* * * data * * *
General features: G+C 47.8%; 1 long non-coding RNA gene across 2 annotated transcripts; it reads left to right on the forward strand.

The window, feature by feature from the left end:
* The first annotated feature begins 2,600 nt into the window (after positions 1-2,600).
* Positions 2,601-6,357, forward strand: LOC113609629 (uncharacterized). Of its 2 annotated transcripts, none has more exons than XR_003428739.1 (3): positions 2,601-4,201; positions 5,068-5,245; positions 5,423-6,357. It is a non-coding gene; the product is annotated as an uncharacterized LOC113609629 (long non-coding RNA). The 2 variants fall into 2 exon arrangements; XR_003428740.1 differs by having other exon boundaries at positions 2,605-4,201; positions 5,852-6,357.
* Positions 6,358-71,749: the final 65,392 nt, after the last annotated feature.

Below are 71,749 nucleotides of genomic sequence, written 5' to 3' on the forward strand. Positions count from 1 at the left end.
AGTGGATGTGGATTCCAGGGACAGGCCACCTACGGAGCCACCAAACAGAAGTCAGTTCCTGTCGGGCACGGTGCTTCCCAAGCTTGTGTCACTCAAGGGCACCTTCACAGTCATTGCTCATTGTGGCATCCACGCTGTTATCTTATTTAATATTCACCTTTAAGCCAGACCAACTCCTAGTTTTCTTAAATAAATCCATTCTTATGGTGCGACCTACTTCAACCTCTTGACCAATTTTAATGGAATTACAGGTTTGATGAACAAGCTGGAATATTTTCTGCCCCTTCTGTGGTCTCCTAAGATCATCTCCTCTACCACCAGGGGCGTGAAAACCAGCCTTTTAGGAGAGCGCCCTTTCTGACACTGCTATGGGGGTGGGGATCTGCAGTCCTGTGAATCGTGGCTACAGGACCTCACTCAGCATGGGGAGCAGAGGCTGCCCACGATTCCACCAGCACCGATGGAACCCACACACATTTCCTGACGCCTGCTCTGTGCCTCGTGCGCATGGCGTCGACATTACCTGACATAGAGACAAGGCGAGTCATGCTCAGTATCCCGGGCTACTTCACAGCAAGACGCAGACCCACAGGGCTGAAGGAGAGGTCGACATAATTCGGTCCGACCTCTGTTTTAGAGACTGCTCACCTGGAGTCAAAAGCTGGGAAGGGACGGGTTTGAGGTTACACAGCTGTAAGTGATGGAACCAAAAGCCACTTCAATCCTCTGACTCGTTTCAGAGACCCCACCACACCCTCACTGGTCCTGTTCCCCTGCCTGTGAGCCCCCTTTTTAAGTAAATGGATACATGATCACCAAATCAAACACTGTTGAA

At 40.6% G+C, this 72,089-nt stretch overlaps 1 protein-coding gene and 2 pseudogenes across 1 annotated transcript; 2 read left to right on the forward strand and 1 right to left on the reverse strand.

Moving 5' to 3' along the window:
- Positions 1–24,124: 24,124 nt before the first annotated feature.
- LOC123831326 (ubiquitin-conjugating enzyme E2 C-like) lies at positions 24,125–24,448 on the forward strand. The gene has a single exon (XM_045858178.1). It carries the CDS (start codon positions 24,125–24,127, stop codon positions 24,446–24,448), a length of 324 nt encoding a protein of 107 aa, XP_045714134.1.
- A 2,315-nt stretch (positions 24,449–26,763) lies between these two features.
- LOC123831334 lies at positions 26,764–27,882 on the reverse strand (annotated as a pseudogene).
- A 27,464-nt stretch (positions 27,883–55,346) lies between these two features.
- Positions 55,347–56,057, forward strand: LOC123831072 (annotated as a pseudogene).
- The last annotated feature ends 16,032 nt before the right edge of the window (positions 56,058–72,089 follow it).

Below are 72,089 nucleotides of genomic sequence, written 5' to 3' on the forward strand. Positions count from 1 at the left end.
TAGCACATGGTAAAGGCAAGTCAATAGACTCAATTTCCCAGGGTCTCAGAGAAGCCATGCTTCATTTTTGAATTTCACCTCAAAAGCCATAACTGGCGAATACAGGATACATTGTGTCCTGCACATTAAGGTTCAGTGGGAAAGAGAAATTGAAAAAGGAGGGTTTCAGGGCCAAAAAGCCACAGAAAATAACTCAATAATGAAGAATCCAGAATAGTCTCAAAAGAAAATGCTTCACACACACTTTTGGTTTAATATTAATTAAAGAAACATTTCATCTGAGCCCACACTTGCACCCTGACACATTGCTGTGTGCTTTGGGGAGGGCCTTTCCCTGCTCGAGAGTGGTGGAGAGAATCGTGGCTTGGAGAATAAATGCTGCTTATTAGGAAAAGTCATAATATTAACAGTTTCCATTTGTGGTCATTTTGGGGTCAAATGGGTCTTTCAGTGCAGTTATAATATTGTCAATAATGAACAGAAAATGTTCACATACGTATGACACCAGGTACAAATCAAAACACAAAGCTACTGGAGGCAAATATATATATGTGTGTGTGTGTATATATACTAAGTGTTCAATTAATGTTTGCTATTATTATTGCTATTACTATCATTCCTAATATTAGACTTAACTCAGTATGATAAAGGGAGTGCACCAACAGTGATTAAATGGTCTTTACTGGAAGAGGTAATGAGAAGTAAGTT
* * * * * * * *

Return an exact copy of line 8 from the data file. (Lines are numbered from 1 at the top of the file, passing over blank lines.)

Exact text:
At 40.6% G+C, this 72,089-nt stretch overlaps 1 protein-coding gene and 2 pseudogenes across 1 annotated transcript; 2 read left to right on the forward strand and 1 right to left on the reverse strand.